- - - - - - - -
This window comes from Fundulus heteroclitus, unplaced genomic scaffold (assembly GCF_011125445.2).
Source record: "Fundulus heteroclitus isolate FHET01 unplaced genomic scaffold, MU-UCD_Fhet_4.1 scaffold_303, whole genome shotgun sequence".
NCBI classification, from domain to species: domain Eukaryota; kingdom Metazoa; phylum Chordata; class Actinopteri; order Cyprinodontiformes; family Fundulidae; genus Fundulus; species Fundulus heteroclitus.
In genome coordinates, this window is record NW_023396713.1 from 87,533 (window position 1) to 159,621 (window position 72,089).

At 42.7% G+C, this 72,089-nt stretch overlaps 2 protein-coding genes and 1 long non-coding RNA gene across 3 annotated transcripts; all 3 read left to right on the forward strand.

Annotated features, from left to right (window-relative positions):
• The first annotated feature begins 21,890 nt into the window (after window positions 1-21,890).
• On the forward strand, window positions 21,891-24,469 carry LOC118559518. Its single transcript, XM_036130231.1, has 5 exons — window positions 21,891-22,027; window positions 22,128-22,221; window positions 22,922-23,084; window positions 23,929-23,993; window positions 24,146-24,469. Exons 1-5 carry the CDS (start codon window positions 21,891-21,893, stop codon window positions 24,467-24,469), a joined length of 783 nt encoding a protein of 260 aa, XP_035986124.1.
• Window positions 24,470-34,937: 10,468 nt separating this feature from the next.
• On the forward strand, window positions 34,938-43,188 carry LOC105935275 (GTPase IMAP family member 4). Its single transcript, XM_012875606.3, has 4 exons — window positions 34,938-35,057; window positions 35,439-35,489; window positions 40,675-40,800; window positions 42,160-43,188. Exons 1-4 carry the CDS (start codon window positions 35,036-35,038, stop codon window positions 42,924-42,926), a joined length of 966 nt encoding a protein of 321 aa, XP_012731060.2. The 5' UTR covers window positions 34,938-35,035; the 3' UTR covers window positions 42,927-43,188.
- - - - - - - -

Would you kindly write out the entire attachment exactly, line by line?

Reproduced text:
This window comes from Fundulus heteroclitus, unplaced genomic scaffold (assembly GCF_011125445.2).
Source record: "Fundulus heteroclitus isolate FHET01 unplaced genomic scaffold, MU-UCD_Fhet_4.1 scaffold_303, whole genome shotgun sequence".
NCBI classification, from domain to species: domain Eukaryota; kingdom Metazoa; phylum Chordata; class Actinopteri; order Cyprinodontiformes; family Fundulidae; genus Fundulus; species Fundulus heteroclitus.
In genome coordinates, this window is record NW_023396713.1 from 87,533 (window position 1) to 159,621 (window position 72,089).

At 42.7% G+C, this 72,089-nt stretch overlaps 2 protein-coding genes and 1 long non-coding RNA gene across 3 annotated transcripts; all 3 read left to right on the forward strand.

Annotated features, from left to right (window-relative positions):
• The first annotated feature begins 21,890 nt into the window (after window positions 1-21,890).
• On the forward strand, window positions 21,891-24,469 carry LOC118559518. Its single transcript, XM_036130231.1, has 5 exons — window positions 21,891-22,027; window positions 22,128-22,221; window positions 22,922-23,084; window positions 23,929-23,993; window positions 24,146-24,469. Exons 1-5 carry the CDS (start codon window positions 21,891-21,893, stop codon window positions 24,467-24,469), a joined length of 783 nt encoding a protein of 260 aa, XP_035986124.1.
• Window positions 24,470-34,937: 10,468 nt separating this feature from the next.
• On the forward strand, window positions 34,938-43,188 carry LOC105935275 (GTPase IMAP family member 4). Its single transcript, XM_012875606.3, has 4 exons — window positions 34,938-35,057; window positions 35,439-35,489; window positions 40,675-40,800; window positions 42,160-43,188. Exons 1-4 carry the CDS (start codon window positions 35,036-35,038, stop codon window positions 42,924-42,926), a joined length of 966 nt encoding a protein of 321 aa, XP_012731060.2. The 5' UTR covers window positions 34,938-35,035; the 3' UTR covers window positions 42,927-43,188.